Persian Empire, , , Ba'Alshillem II, c. 401 - 366 B.C.
, named for the "first-born" of Canaan, the grandson of Noah (Genesis 10:15, 19), is frequently referred to by the prophets (Isaiah 23:2, 4, 12; Jeremiah 25:22; 27:3; 47:4; Ezekiel 27:8; 28:21, 22; 32:30; Joel 3:4). The Sidonians long oppressed Israel (Judges 10:12) but Solomon entered into a matrimonial with them, and thus their form of idolatrous worship found a place in the land of Israel (1 Kings 11:1, 33). Jesus visited the "coasts" of Tyre and (Matthew 15:21; Mark 7:24) where many came to hear him preach (Mark 3:8; Luke 6:17). After leaving , Paul's ship put in at , before finally sailing for Rome (Acts 27:3, 4).GS70324. Silver 1/16
Ziz (Panormos), Punic , c. 405 - 380 B.C.
Some authorities have identified the male on the as . Indeed, on some examples the does resemble other depictions of the youthful sun god, but on other examples the god is horned. On this coin the seems to better resemble traditional depictions of Herakles or . The usually has the Punic above the bull. Sometimes it is below. Most likely it should be above on this coin but is merely unstruck.GS66771. Silver
(?), c. 450 - 350 B.C.
This is apparently unpublished and we were unable to find another example. This rosette is known, paired with a variety of punch reverses for this . Those coins may be earlier issues from the same uncertain mint in .GS75854. Silver tetartemorion, Apparently unpublished, VF, rough,
Taras, , Italy, c. 380 - 325 B.C.
The first of Herakles' twelve labors, set by Eurystheus (his cousin), was to slay the and bring back its skin. It could not be killed with mortal weapons because its golden fur was impervious to attack. Its claws were sharper than swords and could cut through any armor. Herakles stunned the beast with his club and, using his immense strength, strangled it to death. During the fight the bit off one of his fingers. After slaying the , he tried to skin it with a knife from his belt, but failed. Wise , noticing the hero's plight, told him to use one of the lion's own claws to skin the pelt. This was struck with dozens of different pose variations on the . In some scenes it even appears Herakles might lose. There are so many variations that it may be possible to take the photographs of the reverses and arrange them in a flip book to animate the fight.GS67287. Silver
Leontini, , c. 476 - 455 B.C.
Leontini was founded by from Naxos in 729 B.C. Six miles inland, it is the only Greek settlement in not located on the coast, Originally held by the Sicels, the site was seized by the Greeks to gain control of the fertile plain to the .GS67480. Silver hemilitra,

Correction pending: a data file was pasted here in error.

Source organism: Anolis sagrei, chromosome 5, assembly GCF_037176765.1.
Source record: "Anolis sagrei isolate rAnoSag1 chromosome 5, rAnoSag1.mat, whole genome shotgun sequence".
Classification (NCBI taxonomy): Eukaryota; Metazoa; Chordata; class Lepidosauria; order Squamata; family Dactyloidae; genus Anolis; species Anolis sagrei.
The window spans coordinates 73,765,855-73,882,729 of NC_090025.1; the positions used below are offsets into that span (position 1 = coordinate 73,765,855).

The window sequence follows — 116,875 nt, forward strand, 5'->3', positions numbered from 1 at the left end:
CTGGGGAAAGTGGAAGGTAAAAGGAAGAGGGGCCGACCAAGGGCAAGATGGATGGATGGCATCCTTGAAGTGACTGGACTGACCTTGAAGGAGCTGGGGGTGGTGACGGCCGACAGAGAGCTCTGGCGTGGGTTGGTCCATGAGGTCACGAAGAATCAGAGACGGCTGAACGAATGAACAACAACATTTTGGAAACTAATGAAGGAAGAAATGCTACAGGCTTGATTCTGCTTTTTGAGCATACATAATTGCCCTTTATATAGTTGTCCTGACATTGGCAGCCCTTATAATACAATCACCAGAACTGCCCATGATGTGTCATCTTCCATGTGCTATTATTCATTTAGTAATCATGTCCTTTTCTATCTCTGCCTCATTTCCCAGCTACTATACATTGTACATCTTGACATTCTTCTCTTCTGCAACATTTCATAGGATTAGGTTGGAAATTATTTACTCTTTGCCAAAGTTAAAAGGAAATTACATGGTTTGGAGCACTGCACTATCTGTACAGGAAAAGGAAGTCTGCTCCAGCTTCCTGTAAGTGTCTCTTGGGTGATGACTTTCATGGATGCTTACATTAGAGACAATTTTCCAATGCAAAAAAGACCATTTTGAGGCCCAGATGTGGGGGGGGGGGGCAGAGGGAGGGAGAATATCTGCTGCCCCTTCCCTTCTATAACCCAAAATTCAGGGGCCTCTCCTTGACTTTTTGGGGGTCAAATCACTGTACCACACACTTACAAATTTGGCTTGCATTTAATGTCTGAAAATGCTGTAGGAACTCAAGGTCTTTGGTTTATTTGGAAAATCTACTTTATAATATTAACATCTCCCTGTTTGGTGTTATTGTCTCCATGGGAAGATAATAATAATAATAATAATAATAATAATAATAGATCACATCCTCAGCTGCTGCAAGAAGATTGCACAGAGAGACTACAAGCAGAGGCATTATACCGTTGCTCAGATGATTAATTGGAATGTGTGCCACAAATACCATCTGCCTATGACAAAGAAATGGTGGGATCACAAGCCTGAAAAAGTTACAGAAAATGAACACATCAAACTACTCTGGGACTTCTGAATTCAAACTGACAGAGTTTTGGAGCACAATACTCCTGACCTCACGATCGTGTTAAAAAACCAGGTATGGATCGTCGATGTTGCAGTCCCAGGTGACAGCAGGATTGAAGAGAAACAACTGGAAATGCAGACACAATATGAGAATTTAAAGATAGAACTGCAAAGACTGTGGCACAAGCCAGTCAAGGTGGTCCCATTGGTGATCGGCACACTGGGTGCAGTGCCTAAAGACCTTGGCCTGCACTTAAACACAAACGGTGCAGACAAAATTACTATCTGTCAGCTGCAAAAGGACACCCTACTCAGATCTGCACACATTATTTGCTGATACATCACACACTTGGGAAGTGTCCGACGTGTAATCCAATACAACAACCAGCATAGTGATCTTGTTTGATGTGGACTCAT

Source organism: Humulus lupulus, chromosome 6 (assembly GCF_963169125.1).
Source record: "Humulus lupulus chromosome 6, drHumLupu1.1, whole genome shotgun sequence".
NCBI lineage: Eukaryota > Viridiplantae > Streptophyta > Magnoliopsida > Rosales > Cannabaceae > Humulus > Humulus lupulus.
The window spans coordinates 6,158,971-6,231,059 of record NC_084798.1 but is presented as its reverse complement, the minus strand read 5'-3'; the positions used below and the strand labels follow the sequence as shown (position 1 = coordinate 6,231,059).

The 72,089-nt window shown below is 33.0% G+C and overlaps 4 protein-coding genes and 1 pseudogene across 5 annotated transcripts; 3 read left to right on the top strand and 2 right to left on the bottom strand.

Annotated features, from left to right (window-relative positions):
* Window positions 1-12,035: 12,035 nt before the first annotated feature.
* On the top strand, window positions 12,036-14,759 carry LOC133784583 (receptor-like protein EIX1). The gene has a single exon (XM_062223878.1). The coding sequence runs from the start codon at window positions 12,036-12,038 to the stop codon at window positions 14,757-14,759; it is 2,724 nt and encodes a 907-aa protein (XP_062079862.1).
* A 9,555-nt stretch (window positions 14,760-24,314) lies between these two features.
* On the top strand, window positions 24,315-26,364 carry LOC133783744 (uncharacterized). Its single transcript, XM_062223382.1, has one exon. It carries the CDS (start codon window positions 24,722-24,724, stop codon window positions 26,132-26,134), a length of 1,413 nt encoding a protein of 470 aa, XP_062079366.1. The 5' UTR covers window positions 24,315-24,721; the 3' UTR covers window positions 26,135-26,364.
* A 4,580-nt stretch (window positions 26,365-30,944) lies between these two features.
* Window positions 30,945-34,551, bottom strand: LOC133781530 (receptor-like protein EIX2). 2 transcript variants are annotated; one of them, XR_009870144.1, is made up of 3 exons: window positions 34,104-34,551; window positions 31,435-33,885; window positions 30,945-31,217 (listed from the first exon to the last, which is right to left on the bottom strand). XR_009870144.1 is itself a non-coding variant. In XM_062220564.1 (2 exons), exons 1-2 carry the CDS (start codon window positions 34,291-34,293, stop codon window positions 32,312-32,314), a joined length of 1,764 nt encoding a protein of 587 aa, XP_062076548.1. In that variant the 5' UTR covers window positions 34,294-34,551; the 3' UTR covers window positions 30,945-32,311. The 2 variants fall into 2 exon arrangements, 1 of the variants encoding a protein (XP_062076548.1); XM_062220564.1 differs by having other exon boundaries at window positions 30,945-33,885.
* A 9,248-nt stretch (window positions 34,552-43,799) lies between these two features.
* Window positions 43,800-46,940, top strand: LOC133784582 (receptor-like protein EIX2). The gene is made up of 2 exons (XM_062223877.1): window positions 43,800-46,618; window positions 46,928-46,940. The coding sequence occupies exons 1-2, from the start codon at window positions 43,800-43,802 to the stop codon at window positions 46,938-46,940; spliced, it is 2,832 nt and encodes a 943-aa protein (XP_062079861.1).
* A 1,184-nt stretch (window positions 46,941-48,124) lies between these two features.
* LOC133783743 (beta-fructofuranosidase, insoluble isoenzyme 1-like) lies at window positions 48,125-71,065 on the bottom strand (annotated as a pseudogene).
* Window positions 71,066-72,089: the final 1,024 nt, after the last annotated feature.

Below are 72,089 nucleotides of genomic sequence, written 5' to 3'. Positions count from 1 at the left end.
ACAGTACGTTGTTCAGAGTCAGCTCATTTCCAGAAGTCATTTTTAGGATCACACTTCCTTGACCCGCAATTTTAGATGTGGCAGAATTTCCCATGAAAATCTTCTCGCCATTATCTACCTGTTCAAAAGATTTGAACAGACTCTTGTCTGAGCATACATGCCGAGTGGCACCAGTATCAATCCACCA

Selge, , c. 350 - 300 B.C.
Selge, on the southern slope of Mount where the river Eurymedon (Köprücay) forces its way through the mountains, was once the most powerful and populous city of . Protected by precipices, torrents, and an army of 20,000 regarded as worthy kinsmen of the Spartans, Selge was never subject to a foreign power until Rome. In the 5th century A.D. Zosimus calls it a little town, but it was strong enough to repel a body of Goths.GS68737. Silver
Halikarnassos(?), , c. 400 - 340 B.C.
In Kadmos 37 (1998), K. identifies Halikarnassos as a possible reading of the Carian . The ram's may be a symbol of as the god of flocks and herds.GS73023. Silver
Kelenderis, , 425 - 400 B.C.
The land around Kelenderis was inadequate for farming but, apparently from the coins, suitable for raising goats. On the plateau behind the hills there were vineyards and olive trees, rich sources of minerals, especially iron and , mainly pine and cedar, which were essential for ship building. The town was connected to the Central Anatolian Plateau with suitable passages in the valleys, but it was mainly a , connected with and other countries lying on the Mediterranean coasts.GS65748. Silver
, c. 500 - 450 B.C.
A most unusual use of illusion on a coin. The two boars' heads can also be viewed as the facing of a .GA70935.
Tarsos, , c. 380 - 360 B.C.
In historical times, Tarsos was first ruled by the , followed by , and then the Persian Empire. Tarsus, as the principal town of , was the seat of a Persian satrapy from 400 B.C. onward. Indeed, Xenophon records that in 401 B.C., when Cyrus the Younger marched against Babylon, the city was governed by Syennesis in the name of the Persian monarch. Alexander the Great passed through with his armies in 333 B.C. and nearly met his death here after a bath in the Cydnus. By this time Tarsus was already largely influenced by Greek language and culture, and as of the Seleucid Empire it became more and more Hellenized. Strabo praises the cultural level of Tarsus in this period with its philosophers, poets and linguists. The schools of Tarsus rivaled those of Athens and .GS58069. Silver
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